With iPad Air 2 units now officially arriving in the hands of customers, our friends over at iFixit have officially kicked off their ritual teardown of the device. For the most part the teardown only revealed minor changes on the inside, such as repositioned display cables that iFixit calls a welcomed changed for repairs.

Also revealed are minor tweaks to Wi-Fi antennas and other components. In addition, the teardown confirms an approximately 15% smaller battery compared to the previous generation iPad Air…

The newly-bonded front panel is more rigid than in previous iPad models, and therefore feels a bit sturdier to pry against—however, flexing the glass still disturbs the LCD, even when you aren’t inserting the pick very deeply. That being the case, the glued-down display remains the iPad’s only access point, so there’s still a risk of damaging it even when performing ordinary repairs.

Inside the iPad Air 2 is an NFC chip similar to the iPhone 6 and 6 Plus models, but we’ve confirmed with sources it is for use as the Secure Element in Apple Pay for in-app purchases only on the new iPads.

iFixit used a Wi-Fi only model of the new iPad Air 2, so it couldn’t comment on positioning of cellular components in relation to the repositioned Wi-Fi antennas.

The teardown shows a 7340 mAh battery (27.3-watt-hour), which as expected is smaller than the 8827 mAh (32.9 WH) battery it found in the previous generation Air. Several reviews of the Air 2 noticed a reduced battery life over the first generation iPad Air in real world use, but Apple quoted the same 10-hour battery life for the new iPad. It shouldn’t come as much of a surprise, however: The first iPad Air also had a smaller battery than the iPad model before it, which often goes hand in hand with a much slimmer design.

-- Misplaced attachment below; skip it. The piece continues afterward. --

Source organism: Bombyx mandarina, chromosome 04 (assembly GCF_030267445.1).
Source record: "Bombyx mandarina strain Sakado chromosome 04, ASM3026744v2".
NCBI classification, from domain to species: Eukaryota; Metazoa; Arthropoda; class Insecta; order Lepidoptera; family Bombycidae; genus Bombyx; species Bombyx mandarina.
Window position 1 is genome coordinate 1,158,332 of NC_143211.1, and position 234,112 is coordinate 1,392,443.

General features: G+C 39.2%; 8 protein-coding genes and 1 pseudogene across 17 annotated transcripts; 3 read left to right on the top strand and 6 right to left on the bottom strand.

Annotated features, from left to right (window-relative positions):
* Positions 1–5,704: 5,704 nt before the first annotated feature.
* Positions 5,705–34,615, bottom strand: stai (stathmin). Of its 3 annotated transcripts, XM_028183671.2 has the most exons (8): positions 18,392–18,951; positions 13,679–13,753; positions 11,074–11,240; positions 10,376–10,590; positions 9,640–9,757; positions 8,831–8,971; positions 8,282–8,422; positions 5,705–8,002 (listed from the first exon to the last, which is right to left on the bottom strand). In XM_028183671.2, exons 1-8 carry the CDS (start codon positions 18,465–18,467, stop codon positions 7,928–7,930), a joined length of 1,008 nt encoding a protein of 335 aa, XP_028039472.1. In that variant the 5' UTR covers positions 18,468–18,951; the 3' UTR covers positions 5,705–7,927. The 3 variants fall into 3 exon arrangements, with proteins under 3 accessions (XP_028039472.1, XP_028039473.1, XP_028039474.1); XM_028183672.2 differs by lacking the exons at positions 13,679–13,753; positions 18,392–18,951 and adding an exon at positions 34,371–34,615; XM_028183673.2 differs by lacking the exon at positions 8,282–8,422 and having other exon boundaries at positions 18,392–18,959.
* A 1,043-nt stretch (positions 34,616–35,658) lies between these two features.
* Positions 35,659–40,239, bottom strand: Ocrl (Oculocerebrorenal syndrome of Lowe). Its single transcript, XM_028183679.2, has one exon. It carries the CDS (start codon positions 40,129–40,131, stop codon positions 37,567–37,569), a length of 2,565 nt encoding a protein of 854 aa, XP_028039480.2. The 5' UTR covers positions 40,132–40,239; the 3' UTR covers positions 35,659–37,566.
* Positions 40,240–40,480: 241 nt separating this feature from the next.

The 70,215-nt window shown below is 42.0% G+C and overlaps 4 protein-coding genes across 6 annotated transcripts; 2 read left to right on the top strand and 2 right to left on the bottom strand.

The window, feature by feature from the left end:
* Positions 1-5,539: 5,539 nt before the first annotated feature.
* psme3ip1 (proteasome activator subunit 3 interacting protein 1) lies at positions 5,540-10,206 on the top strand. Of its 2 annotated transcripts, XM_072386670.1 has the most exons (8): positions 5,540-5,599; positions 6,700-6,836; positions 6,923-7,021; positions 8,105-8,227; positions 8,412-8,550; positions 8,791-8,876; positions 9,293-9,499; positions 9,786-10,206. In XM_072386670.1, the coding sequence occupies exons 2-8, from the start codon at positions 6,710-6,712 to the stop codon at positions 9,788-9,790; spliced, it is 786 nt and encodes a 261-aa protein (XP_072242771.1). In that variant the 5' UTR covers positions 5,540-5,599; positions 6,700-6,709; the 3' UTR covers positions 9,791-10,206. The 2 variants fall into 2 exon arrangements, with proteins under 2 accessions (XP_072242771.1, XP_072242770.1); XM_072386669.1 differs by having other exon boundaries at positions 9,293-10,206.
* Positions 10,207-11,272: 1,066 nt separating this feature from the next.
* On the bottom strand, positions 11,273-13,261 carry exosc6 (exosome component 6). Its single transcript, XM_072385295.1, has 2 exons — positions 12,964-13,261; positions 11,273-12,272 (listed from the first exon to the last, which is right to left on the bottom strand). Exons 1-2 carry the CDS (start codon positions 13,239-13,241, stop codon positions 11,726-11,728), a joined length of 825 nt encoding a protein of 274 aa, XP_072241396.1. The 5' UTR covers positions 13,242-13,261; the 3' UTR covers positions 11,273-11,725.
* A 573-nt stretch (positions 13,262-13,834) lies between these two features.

Components found in the teardown that aren’t disclosed by Apple include:

-NXP Semiconductors 8416A1 Touch ID Sensor -Parade Technologies DP675 LCD Driver -Texas Instruments TPS65143A LCD Bias Solution For LCD Panels -Apple APL1012 A8X 64-bit Processor -Elpida (Micron Technology) F8164A3MD (two identical chips) -SK Hynix H2JTDG8UD1BMR 128 Gb (16 GB) NAND Flash -NXP 65V10 NFC Module (as found in the iPhone 6 and 6 Plus) -Apple (Cirrus Logic) 338S1213 Audio Codec -NXP Semiconductors LPC18B1UK ARM Cortex-M3 Microcontroller (Apple M8 Motion Co-Processor) -Maxim Integrated MAX98721BEWV Boosted Class Amplifier -Broadcom BCM5976 Digitizer Controller -Texas Instruments TI48WHXDP 343S0583 -Fairchild Semiconductor FDMC 6683 and FDMC 6676BZ (two chips that date all the way back to the iPad 2)

The teardown is still in progress at iFixit.

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About the Author

Jordan Kahn

Jordan writes about all things Apple as Senior Editor of 9to5Mac, & contributes to 9to5Google, 9to5Toys, & Electrek.co. He also co-authors 9to5Mac’s Logic Pros series.